Delcamp: Generation preservationWritten by Chris Delcamp | | email@example.com
This week, my family celebrated my grandfather’s 86th birthday. He is a soft-spoken, kindhearted man who has been blessed with 40-plus grandchildren and great-grandchildren.
I watched as he received a few cards, but not much in the way of presents. It warmed my heart that, of all the children, my 2-year-old daughter sat on his lap and helped open the present from us and then blow out candles.
While I thought our gift was quite unique (a silver “Peace” dollar from the year he was born, 1927), and admittedly, he wants or needs nothing, I started to think about what he would really want if we really knew everything about him.
One thought led to another, and I thought about how very little I know about him, and for that matter, how very little I know about my own mother and father.
I feel, as I think many of my friends do, especially those with children, that I am ill-equipped for many of life’s difficulties. I come from a generation whose parents, as I see it, are greatly detached from the lives of their children. And in turn, my generation has a relative detachment from the lives of its children.
Our grandparents didn’t understand our baby boomer, hippie parents. And we don’t understand the knee socks and poor fashion sense of our parents.
The baby boomer generation was raised by blue-collar, hardworking folk who didn’t share their feelings and went to work on their worst sick day. A time when emotional support to children took a backseat to getting the lawn mowed so the neighbors wouldn’t think you were a slob. Simple lack of communication seemed to create an irreparable gap between parent and child. Now that may sound like a cliché, but it seemed very evident in my upbringing.
I love my parents, of course, but I am sure I’m not alone when I say that I don’t know them very well. My father has never spoken with me about exploits or adventures he has had, or places he’s lived. My mother never told me much about her upbringing, or what her childhood dreams were.
I decided to write about this because I think we are losing a wealth of information as our parents and grandparents age; many of my friends have already lost theirs.
But times have changed. Many children think of their parents as friends, as people they can confide in. The openness has given everyone in my generation the opportunity to break a cycle that created the rift to begin with.
However, I see many people (via Facebook) I grew up with perpetuating that cycle. I watch as they make many of the mistakes that my own parents made, and wonder why they cannot realize it. And while I understand that everyone has his or her own way of parenting, clearly there are choices being made that do not lend themselves to positive influences in a child’s growing and learning process.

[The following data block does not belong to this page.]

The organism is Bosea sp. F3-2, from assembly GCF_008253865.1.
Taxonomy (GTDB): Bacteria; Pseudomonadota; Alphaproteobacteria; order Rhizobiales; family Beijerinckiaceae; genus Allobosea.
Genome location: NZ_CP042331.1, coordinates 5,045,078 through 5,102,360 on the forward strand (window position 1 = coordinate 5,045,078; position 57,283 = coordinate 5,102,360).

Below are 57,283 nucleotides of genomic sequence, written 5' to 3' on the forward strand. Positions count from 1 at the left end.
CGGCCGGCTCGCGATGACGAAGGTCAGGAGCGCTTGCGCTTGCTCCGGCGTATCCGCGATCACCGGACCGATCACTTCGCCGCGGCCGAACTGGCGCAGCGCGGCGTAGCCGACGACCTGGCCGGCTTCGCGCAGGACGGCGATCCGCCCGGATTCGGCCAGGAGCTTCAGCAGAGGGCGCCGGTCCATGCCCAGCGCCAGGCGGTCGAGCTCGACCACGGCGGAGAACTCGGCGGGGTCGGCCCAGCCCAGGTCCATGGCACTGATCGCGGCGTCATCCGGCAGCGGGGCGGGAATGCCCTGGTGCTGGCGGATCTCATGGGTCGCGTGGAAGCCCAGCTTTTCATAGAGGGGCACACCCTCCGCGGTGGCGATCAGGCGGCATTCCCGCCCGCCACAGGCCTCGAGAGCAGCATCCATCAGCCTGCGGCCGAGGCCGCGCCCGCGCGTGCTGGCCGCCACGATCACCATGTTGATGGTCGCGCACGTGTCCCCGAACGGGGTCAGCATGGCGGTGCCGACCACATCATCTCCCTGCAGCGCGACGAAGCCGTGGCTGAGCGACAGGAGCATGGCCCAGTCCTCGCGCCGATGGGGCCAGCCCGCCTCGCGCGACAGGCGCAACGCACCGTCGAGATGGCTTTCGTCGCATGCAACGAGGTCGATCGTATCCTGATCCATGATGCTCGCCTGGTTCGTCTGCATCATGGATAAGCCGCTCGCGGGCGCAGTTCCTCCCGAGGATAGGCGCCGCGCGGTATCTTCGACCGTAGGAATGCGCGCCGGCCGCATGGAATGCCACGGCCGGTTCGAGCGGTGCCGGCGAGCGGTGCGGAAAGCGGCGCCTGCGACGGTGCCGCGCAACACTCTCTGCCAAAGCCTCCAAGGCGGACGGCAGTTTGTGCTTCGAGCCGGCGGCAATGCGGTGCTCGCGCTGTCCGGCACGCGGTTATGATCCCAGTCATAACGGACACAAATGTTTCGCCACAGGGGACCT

An excuse you and I have always heard is, “I was raised that way, and I turned out just fine.” But in my opinion, “fine” is just not good enough for me, or my own children.
I’m not saying at all that they did a bad job, but there should be a level of protection, along with information passed down to us.
Sitting down and having a heart-to-heart with my parents about their feelings on life is a far-fetched, but it doesn’t mean I wouldn’t like to know things. Who knows if your parents or grandparents had dreams similar to yours, if they had the same fears or quirky habits, things that they never did but still long for to this day?
I am interested in so many things about my parents, as you should be about yours. The males particularly interest me because I think as a man, I retain much of their influence. The same as a daughter would feel toward her mother.
I am lucky enough to still have the opportunity to get that information, and might yet find the fortitude to go get it, but it’s not something I see in my near future.
I would, however, recommend that you get all the information from your parents and grandparents before you regret not doing so. Or, if you are a baby boomer, a grandparent or great-grandparent; don’t let your information be lost. Talk about it, write about it, but make it known, or it will be lost.
Chris Delcamp is a reporter and videojournalist for WNWO-TV. Email him at firstname.lastname@example.org.